Food for Thought

MAILLARD REACTION CLIFFS NOTES

MAILLARD REACTION CLIFFS NOTES

People who are seasoned cooks and chefs might mock this post, but I have been cooking for over 10 years and it wasn’t until 3 months ago that I ever heard of this, so I am sharing it.

I think it’s pretty sad to work hard on a meat dish and pull it out of the oven to find that the lovely golden brown crispiness and color is not there. A crispy skin on a roast chicken, for example, can change the whole experience of eating it. Browned, crackling skin adds texture and flavor (and looks prettier and thus more appetizing).

I have been taking cooking classes at ICE and I finally asked one of the chefs what the deal is with achieving (or not achieving) this desired effect. I thought it would be an easy answer, but then came out drawing boards and a mini lesson in chemistry and a man named Louis Camille Maillard.[peekaboo_content]

To super summarize, Maillard is the man who discovered the chemical reaction behind developing flavors and the golden brown color we all see in food magazines, whether it’s chicken, fish, pork, beef, lamb, the crust of bread, and a bunch of other stuff. Heat creates a chemical reaction between natural sugars contained in the food and the amino acids. This chemical reaction creates color, crispiness, and yumminess. The higher the heat, the more these molecules jump around and do molecule things that develop flavors and aromas.

SO, the moral of the story is: If you can create the Maillard Reaction while cooking, you also develop the desired aromas/tastes in your food. Here are some tips that I have learned to help achieve this:

1)     DRY YOUR MEAT. I mean, really SUPER dry your meat before cooking it. If a recipe calls for washing meat, I use damp paper towels and pat it down. DON’T run the meat under the faucet! Once you have rinsed meat with wet paper towels, dry it repeatedly until it’s time for the oven. Personally, I also take the grill out of my oven, lay it over a baking dish and let whatever meat just hang out there and dry out while I am prepping my mise en place for other parts of my meal.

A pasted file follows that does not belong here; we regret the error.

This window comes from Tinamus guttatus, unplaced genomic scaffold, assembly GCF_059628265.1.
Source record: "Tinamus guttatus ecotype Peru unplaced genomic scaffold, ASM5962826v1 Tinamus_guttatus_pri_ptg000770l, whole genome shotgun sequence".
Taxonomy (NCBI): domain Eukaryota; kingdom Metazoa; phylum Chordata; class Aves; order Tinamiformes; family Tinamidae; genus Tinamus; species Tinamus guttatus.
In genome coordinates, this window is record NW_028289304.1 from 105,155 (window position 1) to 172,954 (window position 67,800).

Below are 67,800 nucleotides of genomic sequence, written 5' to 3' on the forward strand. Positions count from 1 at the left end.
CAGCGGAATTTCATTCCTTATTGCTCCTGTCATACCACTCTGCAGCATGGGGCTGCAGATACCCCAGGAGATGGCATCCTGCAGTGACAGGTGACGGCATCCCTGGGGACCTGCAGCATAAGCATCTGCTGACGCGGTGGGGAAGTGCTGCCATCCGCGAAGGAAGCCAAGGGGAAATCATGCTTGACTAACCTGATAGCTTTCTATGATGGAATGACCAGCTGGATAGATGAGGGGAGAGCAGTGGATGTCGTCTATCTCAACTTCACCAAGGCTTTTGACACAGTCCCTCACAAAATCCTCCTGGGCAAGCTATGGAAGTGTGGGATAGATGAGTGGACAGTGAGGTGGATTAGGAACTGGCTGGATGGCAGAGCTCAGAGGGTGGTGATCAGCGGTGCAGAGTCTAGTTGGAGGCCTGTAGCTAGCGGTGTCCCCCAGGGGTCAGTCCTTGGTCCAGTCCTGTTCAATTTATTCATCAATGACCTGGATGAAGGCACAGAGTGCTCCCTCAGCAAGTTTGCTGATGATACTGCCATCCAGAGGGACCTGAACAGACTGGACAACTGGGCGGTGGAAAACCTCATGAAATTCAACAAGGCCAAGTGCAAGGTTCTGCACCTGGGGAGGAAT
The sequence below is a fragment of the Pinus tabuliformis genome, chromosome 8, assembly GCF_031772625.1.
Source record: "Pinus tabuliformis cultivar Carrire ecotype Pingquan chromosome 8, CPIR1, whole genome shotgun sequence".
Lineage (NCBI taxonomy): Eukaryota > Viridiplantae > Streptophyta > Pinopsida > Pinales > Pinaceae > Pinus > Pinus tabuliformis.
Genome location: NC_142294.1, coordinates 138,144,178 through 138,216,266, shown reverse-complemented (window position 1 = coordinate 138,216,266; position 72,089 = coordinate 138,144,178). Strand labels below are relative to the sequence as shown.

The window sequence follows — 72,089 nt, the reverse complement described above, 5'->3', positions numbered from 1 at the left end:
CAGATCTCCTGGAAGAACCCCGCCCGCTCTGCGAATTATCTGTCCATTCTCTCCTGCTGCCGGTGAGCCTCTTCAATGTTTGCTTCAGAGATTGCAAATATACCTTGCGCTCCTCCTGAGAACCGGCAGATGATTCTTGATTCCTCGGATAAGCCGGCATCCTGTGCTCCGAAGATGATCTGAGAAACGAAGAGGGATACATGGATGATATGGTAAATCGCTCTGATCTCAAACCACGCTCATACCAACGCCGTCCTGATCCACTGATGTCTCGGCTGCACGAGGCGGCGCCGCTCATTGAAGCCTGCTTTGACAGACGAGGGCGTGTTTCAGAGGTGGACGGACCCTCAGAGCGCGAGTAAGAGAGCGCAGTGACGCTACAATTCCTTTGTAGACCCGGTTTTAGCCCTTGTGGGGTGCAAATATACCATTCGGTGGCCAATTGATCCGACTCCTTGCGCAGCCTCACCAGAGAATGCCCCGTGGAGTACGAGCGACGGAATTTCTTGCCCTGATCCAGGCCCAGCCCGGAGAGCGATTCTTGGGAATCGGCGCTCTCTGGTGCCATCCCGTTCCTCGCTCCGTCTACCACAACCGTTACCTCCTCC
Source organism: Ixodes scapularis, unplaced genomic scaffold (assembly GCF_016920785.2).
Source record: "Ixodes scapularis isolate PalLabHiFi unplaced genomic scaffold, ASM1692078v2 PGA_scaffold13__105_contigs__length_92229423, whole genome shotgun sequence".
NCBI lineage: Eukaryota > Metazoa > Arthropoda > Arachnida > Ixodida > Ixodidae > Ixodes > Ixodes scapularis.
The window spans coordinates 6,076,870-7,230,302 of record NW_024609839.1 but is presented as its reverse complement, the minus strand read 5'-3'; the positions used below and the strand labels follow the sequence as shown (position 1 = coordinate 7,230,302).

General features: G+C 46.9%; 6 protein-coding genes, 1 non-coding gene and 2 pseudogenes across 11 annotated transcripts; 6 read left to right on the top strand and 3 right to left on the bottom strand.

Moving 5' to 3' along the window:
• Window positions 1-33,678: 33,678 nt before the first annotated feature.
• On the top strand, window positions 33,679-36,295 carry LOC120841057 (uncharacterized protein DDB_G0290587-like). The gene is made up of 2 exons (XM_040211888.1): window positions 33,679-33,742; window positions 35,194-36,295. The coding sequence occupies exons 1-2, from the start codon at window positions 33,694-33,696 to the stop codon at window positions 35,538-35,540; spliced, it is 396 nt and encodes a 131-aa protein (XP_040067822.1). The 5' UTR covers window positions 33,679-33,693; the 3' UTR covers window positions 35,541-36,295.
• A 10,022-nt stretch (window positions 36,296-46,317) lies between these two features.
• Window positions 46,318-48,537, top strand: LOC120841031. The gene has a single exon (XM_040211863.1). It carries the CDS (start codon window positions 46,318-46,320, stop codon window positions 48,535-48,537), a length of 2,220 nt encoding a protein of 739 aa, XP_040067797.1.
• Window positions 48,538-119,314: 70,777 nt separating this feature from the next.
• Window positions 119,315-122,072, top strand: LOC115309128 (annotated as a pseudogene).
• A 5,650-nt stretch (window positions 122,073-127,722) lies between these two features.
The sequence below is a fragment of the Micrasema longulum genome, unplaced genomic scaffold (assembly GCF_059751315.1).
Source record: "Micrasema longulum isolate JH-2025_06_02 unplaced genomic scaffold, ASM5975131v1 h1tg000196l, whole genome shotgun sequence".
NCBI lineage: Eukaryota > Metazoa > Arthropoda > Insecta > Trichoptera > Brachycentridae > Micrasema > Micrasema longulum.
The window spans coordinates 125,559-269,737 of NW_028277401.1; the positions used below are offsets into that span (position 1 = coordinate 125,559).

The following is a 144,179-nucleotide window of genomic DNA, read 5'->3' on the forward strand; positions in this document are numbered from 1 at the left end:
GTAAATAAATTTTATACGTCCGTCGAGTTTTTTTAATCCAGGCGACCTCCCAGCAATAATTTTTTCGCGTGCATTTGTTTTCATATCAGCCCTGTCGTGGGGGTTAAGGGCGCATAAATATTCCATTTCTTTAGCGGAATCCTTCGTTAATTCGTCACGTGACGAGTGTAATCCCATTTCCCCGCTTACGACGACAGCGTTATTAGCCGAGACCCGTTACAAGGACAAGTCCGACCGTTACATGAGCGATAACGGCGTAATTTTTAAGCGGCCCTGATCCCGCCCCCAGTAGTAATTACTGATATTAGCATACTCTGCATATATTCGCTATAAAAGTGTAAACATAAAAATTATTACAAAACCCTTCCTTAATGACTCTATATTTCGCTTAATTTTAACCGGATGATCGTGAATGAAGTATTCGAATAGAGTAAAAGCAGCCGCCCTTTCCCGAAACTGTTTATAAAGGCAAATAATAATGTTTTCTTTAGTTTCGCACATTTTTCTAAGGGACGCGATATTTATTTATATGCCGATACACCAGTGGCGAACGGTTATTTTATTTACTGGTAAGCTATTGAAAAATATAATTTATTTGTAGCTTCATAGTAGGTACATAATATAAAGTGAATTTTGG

2)     TRY NOT TO BUY MEAT THAT HAS BEEN PREVIOUSLY FROZEN. (I learned this the hard way). Freezing and reheating meat can make the texture gummy and gross. Finding meat that has not been frozen can be tricky, but not everyone/everywhere freezes their meats, so ask around.

3)     LIMIT MOISTURE IN THE OVEN. Water will slow or stop the Maillard reaction, so when cooking in an oven, it’s important to encourage the dry and hot environment. Don’t stress about moisture and tenderness, all food (including meat) already has water within it and that will keep it moist.

In future recipes (like one later this week), if there is a step that is essential for this reaction to occur, I’ll point it out and link back to this page.[/peekaboo_content] [peekaboo]Content [/peekaboo]

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